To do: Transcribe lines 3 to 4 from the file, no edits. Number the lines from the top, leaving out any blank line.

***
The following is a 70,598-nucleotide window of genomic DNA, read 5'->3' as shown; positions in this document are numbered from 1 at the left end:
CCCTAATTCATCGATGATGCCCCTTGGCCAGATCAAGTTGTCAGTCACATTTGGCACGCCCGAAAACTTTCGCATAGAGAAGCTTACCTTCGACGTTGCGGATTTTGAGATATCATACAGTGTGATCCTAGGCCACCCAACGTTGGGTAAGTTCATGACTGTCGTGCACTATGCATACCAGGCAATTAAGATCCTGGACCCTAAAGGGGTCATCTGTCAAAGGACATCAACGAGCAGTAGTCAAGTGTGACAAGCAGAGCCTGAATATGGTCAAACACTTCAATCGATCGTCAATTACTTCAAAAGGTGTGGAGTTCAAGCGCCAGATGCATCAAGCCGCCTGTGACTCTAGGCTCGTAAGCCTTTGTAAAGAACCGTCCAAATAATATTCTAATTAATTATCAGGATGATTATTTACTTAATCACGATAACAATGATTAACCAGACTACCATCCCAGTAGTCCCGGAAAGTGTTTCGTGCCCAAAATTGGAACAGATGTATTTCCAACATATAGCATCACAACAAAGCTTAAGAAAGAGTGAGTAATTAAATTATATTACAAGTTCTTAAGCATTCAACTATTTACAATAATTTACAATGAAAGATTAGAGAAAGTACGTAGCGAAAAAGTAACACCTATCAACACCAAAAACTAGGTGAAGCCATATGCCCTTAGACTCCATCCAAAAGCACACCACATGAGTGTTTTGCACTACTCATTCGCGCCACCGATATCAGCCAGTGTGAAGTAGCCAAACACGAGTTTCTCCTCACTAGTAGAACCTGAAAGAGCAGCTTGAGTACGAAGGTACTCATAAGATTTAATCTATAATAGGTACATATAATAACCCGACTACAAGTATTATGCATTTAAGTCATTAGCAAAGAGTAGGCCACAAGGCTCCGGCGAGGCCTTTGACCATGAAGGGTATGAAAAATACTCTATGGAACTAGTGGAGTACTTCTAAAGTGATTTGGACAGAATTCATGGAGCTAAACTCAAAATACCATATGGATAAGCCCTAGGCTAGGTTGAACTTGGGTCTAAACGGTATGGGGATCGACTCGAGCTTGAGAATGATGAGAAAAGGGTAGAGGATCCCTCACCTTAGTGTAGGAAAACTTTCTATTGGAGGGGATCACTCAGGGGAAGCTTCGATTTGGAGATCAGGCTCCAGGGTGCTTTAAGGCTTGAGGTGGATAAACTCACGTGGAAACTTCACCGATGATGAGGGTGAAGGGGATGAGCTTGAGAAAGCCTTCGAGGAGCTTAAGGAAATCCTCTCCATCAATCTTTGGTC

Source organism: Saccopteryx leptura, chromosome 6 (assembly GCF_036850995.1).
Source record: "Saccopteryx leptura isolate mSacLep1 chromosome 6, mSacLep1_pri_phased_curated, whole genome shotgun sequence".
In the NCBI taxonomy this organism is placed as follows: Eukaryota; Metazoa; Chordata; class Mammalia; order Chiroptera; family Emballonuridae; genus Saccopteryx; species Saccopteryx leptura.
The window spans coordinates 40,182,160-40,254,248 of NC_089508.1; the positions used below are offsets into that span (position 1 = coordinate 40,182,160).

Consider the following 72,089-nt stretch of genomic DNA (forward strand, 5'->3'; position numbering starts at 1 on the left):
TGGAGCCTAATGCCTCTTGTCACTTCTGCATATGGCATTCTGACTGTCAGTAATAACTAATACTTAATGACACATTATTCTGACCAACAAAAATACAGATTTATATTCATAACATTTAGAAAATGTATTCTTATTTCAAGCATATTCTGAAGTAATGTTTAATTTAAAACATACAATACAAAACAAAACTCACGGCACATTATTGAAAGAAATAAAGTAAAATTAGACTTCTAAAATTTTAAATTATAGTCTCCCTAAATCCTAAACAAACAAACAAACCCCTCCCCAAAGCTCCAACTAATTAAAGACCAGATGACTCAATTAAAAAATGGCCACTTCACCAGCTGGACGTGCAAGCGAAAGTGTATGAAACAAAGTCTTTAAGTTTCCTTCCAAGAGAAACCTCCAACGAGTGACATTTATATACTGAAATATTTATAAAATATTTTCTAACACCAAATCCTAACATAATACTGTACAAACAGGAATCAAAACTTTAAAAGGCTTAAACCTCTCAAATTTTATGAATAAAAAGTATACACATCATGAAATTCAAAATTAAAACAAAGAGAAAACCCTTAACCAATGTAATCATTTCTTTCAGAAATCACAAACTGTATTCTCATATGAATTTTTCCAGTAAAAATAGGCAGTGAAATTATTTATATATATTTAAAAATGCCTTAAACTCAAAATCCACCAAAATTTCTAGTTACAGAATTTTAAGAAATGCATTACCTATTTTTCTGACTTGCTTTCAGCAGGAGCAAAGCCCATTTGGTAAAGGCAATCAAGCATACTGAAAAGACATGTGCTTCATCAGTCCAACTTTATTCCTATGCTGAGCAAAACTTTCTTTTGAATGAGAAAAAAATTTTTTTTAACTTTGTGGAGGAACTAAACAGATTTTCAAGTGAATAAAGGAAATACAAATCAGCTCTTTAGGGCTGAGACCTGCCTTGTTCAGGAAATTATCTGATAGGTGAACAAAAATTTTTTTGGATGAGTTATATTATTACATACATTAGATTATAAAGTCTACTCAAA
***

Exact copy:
Source organism: Saccopteryx leptura, chromosome 6 (assembly GCF_036850995.1).
Source record: "Saccopteryx leptura isolate mSacLep1 chromosome 6, mSacLep1_pri_phased_curated, whole genome shotgun sequence".